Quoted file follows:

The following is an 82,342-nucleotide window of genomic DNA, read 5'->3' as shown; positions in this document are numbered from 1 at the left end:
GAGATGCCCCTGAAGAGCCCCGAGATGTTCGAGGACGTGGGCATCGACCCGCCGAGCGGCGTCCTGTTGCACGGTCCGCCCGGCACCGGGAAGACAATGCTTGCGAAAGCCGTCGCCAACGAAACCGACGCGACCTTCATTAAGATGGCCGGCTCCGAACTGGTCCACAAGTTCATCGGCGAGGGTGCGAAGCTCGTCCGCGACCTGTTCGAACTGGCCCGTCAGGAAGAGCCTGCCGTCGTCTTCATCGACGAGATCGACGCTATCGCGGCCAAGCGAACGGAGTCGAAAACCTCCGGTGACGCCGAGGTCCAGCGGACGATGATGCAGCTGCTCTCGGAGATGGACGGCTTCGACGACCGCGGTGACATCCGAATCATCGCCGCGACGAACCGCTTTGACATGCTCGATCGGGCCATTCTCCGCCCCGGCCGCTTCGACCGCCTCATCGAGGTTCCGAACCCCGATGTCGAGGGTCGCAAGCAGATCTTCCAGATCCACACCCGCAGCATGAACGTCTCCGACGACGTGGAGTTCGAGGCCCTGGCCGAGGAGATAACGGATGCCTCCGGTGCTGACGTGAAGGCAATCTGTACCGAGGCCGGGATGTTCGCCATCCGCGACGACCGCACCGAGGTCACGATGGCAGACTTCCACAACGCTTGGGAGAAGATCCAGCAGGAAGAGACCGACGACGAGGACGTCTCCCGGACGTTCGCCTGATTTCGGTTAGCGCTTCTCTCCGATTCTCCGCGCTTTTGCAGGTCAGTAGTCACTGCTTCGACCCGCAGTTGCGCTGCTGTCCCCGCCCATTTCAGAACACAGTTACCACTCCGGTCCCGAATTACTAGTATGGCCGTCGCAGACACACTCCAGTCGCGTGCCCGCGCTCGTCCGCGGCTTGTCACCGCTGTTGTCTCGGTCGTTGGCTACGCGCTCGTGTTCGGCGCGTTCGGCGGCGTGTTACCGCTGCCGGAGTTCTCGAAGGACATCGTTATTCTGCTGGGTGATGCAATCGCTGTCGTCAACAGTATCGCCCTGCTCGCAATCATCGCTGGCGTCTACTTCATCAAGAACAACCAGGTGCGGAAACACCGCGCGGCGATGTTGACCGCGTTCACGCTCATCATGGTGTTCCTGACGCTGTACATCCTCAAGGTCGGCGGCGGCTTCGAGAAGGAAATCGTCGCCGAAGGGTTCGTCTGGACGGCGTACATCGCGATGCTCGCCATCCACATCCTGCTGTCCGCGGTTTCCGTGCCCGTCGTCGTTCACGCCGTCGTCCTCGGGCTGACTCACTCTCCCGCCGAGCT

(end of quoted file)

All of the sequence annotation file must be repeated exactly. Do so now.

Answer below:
The following is an 82,342-nucleotide window of genomic DNA, read 5'->3' as shown; positions in this document are numbered from 1 at the left end:
GAGATGCCCCTGAAGAGCCCCGAGATGTTCGAGGACGTGGGCATCGACCCGCCGAGCGGCGTCCTGTTGCACGGTCCGCCCGGCACCGGGAAGACAATGCTTGCGAAAGCCGTCGCCAACGAAACCGACGCGACCTTCATTAAGATGGCCGGCTCCGAACTGGTCCACAAGTTCATCGGCGAGGGTGCGAAGCTCGTCCGCGACCTGTTCGAACTGGCCCGTCAGGAAGAGCCTGCCGTCGTCTTCATCGACGAGATCGACGCTATCGCGGCCAAGCGAACGGAGTCGAAAACCTCCGGTGACGCCGAGGTCCAGCGGACGATGATGCAGCTGCTCTCGGAGATGGACGGCTTCGACGACCGCGGTGACATCCGAATCATCGCCGCGACGAACCGCTTTGACATGCTCGATCGGGCCATTCTCCGCCCCGGCCGCTTCGACCGCCTCATCGAGGTTCCGAACCCCGATGTCGAGGGTCGCAAGCAGATCTTCCAGATCCACACCCGCAGCATGAACGTCTCCGACGACGTGGAGTTCGAGGCCCTGGCCGAGGAGATAACGGATGCCTCCGGTGCTGACGTGAAGGCAATCTGTACCGAGGCCGGGATGTTCGCCATCCGCGACGACCGCACCGAGGTCACGATGGCAGACTTCCACAACGCTTGGGAGAAGATCCAGCAGGAAGAGACCGACGACGAGGACGTCTCCCGGACGTTCGCCTGATTTCGGTTAGCGCTTCTCTCCGATTCTCCGCGCTTTTGCAGGTCAGTAGTCACTGCTTCGACCCGCAGTTGCGCTGCTGTCCCCGCCCATTTCAGAACACAGTTACCACTCCGGTCCCGAATTACTAGTATGGCCGTCGCAGACACACTCCAGTCGCGTGCCCGCGCTCGTCCGCGGCTTGTCACCGCTGTTGTCTCGGTCGTTGGCTACGCGCTCGTGTTCGGCGCGTTCGGCGGCGTGTTACCGCTGCCGGAGTTCTCGAAGGACATCGTTATTCTGCTGGGTGATGCAATCGCTGTCGTCAACAGTATCGCCCTGCTCGCAATCATCGCTGGCGTCTACTTCATCAAGAACAACCAGGTGCGGAAACACCGCGCGGCGATGTTGACCGCGTTCACGCTCATCATGGTGTTCCTGACGCTGTACATCCTCAAGGTCGGCGGCGGCTTCGAGAAGGAAATCGTCGCCGAAGGGTTCGTCTGGACGGCGTACATCGCGATGCTCGCCATCCACATCCTGCTGTCCGCGGTTTCCGTGCCCGTCGTCGTTCACGCCGTCGTCCTCGGGCTGACTCACTCTCCCGCCGAGCT